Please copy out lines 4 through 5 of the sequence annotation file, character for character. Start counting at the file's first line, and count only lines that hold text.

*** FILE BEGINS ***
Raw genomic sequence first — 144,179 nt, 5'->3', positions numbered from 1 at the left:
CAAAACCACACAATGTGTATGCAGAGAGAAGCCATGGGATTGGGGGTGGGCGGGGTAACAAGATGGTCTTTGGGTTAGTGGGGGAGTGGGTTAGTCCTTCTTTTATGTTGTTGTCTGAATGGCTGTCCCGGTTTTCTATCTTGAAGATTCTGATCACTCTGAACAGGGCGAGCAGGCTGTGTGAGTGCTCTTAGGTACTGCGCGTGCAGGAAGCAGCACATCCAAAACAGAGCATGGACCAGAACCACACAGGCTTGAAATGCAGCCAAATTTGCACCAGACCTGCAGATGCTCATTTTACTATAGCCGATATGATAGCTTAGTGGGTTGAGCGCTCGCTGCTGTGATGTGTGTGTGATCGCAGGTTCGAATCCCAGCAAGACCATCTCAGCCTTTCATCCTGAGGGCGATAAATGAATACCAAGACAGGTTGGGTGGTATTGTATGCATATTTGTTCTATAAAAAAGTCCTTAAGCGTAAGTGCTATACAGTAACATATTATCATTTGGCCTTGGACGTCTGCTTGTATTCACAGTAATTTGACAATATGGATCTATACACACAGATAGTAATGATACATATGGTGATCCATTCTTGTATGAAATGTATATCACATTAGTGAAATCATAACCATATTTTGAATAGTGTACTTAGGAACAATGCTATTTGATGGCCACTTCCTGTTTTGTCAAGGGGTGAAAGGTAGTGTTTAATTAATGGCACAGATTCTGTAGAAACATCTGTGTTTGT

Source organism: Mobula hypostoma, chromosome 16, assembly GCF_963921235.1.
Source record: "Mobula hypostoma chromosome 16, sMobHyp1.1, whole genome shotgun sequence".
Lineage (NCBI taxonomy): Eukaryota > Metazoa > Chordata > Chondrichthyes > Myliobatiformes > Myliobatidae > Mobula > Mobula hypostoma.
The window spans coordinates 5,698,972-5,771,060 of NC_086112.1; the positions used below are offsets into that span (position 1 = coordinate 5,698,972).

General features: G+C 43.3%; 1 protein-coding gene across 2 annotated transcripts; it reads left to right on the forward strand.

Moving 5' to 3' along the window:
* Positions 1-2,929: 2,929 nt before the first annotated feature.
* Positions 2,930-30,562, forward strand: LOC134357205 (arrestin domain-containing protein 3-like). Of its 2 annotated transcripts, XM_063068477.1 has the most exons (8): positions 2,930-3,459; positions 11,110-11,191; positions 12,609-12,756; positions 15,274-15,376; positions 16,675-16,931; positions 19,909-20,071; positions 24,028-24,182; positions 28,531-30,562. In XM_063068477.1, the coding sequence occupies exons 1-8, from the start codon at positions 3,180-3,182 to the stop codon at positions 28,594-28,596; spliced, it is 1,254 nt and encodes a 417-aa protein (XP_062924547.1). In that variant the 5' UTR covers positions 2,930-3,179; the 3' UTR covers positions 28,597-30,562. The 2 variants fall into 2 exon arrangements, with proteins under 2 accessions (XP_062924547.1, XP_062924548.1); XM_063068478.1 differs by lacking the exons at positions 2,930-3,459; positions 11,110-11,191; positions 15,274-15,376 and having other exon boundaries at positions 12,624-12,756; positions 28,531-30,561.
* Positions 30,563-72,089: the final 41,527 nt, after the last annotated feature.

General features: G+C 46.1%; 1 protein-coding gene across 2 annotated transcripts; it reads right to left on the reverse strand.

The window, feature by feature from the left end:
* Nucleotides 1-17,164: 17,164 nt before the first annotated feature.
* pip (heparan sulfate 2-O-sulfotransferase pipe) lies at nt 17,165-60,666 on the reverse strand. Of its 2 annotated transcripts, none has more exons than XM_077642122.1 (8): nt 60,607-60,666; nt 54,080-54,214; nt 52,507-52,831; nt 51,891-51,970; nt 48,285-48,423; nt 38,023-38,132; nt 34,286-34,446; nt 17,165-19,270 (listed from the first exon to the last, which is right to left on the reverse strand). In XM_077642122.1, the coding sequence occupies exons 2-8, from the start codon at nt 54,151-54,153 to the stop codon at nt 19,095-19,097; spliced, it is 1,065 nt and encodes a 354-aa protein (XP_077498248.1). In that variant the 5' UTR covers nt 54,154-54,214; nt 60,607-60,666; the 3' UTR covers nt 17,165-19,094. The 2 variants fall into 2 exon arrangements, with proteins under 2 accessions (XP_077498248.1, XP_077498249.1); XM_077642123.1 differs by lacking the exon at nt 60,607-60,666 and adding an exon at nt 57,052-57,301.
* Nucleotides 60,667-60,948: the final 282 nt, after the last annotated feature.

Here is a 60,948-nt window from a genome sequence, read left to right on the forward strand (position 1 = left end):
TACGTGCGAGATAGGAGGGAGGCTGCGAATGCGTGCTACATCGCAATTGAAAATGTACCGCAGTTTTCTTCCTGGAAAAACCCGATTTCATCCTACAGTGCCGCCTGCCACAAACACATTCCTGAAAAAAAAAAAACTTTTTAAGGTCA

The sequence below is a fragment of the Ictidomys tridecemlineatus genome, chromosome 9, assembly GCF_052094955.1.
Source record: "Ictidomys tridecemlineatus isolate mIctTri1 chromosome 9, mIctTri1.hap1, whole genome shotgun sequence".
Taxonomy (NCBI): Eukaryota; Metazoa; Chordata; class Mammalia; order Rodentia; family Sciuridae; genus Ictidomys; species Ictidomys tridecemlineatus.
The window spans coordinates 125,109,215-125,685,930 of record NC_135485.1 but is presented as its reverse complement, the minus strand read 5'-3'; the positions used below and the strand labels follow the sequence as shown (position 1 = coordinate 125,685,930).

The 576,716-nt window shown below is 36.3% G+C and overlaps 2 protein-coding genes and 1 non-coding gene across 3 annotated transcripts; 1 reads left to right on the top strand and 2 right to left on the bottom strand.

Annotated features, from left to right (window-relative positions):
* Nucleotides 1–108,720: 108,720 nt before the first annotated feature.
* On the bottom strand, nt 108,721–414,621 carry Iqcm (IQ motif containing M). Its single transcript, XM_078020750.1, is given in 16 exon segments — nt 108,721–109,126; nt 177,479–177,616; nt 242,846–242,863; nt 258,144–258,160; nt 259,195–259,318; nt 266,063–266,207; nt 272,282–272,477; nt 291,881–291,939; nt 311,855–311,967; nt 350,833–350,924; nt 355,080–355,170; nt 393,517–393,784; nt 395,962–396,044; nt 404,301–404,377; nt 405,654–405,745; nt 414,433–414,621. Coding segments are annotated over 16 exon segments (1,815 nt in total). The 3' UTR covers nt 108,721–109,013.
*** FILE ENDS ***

Source record: "Mobula hypostoma chromosome 16, sMobHyp1.1, whole genome shotgun sequence".
Lineage (NCBI taxonomy): Eukaryota > Metazoa > Chordata > Chondrichthyes > Myliobatiformes > Myliobatidae > Mobula > Mobula hypostoma.